The BugBlog is a daily look at computer bugs, incompatibilities, and other things that can go wrong with your computer.
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Techcrunch reports on an issue where a number of people, who all appear to be Mozilla Firefox 2.0 users, reported a mass deletion of their Gmail emails, while they were logged in. Read more at http://www.techcrunch.com/2006/12/28/gmail-disaster-reports-of-mass-email-deletions/, including a link to a discussion of the problem at Google Groups, and a response from Google -- which indicates this affected around 60 people. Just goes to show that you should back up your Gmail, err... never mind.
There is a new Linux 2.6 kernel for Novell SUSE Linux Enterprise Server 9 and SUSE Linux Enterprise 10. It fixes a bug in the UDF filesystem that sometimes caused the computer to hang when it was truncating files. It also plugged a struct file leak in the perfmon(2) system that happened when the OS was running on an Itanium-based system. Find out more at http://www.novell.com/linux/security/advisories/2006_79_kernel.html
If you want to view Adobe Acrobat PDF files within the Apple Safari web browser, you must be using Mac OS X 10.4.3 or later. Adobe says that the Adobe PDFViewer for Mac OS X won't work on older versions. Also, it will only work within Safari; it doesn't work with Firefox or Opera running on a Mac. See http://www.adobe.com/support/techdocs/333545.html for configuration information.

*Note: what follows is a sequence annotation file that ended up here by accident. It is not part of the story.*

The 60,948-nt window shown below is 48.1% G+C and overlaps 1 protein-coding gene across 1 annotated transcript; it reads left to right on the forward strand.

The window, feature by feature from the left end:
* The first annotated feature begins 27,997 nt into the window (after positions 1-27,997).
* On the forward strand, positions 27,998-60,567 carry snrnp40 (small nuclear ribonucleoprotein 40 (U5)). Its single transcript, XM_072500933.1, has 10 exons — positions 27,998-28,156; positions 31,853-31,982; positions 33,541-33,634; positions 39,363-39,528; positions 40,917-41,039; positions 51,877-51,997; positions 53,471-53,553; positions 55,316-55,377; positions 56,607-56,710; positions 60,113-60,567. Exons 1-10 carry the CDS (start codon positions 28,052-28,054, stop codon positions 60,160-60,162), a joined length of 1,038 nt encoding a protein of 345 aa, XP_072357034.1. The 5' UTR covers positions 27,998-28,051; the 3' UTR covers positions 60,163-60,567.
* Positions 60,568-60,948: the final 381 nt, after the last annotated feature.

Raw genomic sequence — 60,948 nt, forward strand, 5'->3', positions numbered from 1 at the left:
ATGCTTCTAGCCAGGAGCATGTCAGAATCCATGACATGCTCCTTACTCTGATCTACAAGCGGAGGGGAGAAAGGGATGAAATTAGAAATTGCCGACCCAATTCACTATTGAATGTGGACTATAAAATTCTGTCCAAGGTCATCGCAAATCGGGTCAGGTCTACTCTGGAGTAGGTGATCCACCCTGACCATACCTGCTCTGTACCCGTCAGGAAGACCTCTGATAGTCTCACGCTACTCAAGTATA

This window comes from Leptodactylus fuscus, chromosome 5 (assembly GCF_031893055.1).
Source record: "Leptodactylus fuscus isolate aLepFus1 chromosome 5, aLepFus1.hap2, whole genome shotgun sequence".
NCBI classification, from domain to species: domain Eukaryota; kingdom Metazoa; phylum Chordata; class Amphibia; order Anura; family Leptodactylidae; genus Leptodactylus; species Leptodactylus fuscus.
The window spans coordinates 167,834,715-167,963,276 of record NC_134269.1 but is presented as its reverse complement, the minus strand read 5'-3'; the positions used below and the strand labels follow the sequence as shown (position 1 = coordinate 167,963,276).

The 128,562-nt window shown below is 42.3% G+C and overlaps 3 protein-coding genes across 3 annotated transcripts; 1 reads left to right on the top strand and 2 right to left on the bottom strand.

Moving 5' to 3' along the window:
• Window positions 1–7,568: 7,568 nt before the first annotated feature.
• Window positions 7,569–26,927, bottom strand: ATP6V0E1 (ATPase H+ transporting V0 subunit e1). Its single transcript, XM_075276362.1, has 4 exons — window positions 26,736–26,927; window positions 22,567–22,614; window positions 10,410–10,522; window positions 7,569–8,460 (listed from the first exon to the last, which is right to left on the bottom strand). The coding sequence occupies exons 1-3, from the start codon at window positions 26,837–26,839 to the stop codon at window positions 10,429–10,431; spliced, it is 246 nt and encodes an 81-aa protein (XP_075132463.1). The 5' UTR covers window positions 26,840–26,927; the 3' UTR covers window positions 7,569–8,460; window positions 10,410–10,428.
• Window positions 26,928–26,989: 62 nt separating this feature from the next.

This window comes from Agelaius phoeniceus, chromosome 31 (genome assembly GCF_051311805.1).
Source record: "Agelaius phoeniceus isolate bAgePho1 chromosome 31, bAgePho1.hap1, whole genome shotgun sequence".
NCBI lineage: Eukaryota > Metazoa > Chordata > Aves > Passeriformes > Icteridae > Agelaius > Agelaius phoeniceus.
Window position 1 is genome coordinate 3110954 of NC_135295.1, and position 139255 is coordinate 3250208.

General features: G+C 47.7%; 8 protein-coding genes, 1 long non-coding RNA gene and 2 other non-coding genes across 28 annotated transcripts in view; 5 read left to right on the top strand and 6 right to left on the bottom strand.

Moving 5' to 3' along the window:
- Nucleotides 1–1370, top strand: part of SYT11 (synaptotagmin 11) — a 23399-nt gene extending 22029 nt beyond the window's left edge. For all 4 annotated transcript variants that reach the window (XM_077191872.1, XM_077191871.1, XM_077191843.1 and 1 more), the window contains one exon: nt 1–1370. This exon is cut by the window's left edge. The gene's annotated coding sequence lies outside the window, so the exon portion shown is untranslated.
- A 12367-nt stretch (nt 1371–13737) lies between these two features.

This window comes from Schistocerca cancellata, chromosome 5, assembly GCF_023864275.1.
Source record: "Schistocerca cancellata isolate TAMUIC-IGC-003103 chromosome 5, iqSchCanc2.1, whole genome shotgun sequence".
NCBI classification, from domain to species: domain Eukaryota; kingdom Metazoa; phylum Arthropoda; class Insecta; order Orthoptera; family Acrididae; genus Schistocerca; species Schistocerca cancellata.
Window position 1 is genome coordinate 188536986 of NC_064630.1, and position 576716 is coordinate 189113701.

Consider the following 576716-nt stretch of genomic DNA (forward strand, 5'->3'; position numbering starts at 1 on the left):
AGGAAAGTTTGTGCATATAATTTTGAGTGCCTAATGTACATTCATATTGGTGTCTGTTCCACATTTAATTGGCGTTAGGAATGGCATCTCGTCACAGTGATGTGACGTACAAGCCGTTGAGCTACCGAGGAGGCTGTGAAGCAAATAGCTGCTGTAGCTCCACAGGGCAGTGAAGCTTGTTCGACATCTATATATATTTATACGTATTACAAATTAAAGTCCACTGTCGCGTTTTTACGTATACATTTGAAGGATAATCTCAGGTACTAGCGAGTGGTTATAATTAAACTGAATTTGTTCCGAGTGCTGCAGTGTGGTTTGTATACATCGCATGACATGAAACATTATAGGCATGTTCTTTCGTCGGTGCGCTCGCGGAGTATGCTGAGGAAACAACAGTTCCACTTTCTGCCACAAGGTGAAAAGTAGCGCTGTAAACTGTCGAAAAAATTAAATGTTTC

Today's BugBlog Plus has five more bugs and fixes from EA, Microsoft and Red Hat.
Once you have installed Windows XP Media Center Edition 2005 Update Rollup 2, you may have problems with Windows Media Digital Rights Manager files. Try to play back one of the protected files, and you may get an error message similar to one of these:
Restricted Content: Restrictions set by the broadcaster and/or originator of the content prohibit playback of the program on this computer
0xC00D2751: A problem has occurred in the Digital Rights Management component. Contact Microsoft product support.
Microsoft has issued a new fix to take care of the bug introduced by Update Rollup 2. Get the latest fix at http://support.microsoft.com/kb/913800/. Watch here to find out what bugs this latest bug fix introduced.
Today's BugBlog Plus has ten more bugs and fixes from Adobe, Apple, Microsoft and Novell.
The BugBlog will be taking Christmas off, and since there's significant readership in Canada and the UK, we are going to take Boxing Day off, too.